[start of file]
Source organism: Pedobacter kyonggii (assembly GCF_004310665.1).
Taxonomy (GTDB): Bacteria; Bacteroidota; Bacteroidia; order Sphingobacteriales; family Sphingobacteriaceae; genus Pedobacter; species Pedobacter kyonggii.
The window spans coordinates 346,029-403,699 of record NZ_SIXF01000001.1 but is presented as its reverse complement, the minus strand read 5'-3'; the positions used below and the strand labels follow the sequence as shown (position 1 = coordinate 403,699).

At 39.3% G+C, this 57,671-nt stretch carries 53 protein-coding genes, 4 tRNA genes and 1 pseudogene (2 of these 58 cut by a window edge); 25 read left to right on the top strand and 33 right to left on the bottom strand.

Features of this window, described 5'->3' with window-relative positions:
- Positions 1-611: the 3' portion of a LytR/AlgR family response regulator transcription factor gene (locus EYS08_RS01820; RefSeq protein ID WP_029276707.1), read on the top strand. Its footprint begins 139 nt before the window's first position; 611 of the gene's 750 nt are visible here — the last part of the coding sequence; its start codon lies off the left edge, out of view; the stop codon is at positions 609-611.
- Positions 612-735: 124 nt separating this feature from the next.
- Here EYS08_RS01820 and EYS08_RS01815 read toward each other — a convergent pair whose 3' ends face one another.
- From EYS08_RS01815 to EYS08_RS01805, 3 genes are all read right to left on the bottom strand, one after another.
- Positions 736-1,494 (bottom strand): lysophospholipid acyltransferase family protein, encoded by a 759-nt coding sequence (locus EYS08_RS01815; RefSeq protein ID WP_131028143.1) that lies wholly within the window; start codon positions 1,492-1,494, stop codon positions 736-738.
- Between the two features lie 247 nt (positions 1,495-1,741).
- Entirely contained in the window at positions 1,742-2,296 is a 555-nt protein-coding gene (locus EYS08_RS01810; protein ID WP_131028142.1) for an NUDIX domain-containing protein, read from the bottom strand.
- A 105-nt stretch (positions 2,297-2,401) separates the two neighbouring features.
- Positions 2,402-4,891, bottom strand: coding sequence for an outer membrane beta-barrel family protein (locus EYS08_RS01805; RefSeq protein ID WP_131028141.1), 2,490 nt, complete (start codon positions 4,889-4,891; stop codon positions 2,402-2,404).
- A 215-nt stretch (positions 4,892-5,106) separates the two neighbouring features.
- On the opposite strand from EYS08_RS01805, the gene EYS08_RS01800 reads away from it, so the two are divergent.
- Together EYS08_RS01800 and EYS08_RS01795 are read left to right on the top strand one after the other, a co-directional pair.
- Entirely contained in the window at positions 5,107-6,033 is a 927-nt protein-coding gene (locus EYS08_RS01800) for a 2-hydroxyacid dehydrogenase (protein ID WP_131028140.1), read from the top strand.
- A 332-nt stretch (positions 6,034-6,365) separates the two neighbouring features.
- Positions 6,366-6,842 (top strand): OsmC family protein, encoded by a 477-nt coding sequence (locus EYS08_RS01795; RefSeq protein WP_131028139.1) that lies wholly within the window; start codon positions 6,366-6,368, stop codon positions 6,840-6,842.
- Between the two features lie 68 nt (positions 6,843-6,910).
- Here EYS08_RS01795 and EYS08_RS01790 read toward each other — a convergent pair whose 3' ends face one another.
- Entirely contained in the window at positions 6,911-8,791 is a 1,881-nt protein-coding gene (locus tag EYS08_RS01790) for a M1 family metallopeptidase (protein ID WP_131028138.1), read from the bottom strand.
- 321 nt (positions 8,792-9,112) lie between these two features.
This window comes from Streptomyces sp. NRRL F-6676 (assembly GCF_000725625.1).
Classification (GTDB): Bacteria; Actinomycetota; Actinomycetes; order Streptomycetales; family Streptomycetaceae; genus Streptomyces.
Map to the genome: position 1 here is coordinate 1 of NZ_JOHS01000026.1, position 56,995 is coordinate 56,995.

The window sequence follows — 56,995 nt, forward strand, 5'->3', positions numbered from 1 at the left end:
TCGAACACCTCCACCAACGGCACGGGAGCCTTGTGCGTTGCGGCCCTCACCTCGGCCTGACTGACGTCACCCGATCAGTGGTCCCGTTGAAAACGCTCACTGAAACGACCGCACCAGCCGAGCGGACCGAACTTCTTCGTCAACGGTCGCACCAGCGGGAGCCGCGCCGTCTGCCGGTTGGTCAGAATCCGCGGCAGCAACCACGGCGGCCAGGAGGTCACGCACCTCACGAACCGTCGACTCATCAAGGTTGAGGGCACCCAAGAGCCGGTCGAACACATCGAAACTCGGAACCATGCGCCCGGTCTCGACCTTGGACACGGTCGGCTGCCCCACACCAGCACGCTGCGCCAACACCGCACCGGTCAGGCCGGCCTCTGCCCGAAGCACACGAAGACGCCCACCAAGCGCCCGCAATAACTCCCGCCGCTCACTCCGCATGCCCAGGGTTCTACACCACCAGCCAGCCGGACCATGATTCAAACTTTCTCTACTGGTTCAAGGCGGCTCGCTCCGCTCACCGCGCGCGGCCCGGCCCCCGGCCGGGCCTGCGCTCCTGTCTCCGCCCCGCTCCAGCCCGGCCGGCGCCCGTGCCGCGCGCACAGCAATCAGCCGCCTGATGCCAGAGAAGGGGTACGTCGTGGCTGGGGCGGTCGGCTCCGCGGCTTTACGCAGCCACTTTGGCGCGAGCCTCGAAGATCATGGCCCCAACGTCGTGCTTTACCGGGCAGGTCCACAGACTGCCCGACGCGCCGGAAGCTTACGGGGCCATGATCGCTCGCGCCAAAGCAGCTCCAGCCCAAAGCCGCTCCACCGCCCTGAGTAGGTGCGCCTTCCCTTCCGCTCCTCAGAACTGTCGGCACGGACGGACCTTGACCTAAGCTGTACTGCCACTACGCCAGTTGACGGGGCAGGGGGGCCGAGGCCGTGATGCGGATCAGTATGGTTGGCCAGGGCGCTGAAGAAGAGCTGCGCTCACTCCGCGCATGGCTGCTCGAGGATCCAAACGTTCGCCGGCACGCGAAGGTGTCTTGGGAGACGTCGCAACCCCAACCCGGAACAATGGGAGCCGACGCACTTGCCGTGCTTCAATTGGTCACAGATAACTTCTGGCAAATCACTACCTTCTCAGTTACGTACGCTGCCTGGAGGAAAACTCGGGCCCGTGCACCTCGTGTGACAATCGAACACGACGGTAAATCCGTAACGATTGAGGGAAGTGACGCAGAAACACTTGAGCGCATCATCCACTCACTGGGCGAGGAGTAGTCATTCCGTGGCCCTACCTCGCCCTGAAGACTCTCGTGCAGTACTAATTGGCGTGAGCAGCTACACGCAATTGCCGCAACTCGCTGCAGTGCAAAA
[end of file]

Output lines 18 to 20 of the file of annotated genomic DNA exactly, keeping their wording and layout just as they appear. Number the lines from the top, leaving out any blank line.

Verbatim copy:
- Entirely contained in the window at positions 5,107-6,033 is a 927-nt protein-coding gene (locus EYS08_RS01800) for a 2-hydroxyacid dehydrogenase (protein ID WP_131028140.1), read from the top strand.
- A 332-nt stretch (positions 6,034-6,365) separates the two neighbouring features.
- Positions 6,366-6,842 (top strand): OsmC family protein, encoded by a 477-nt coding sequence (locus EYS08_RS01795; RefSeq protein WP_131028139.1) that lies wholly within the window; start codon positions 6,366-6,368, stop codon positions 6,840-6,842.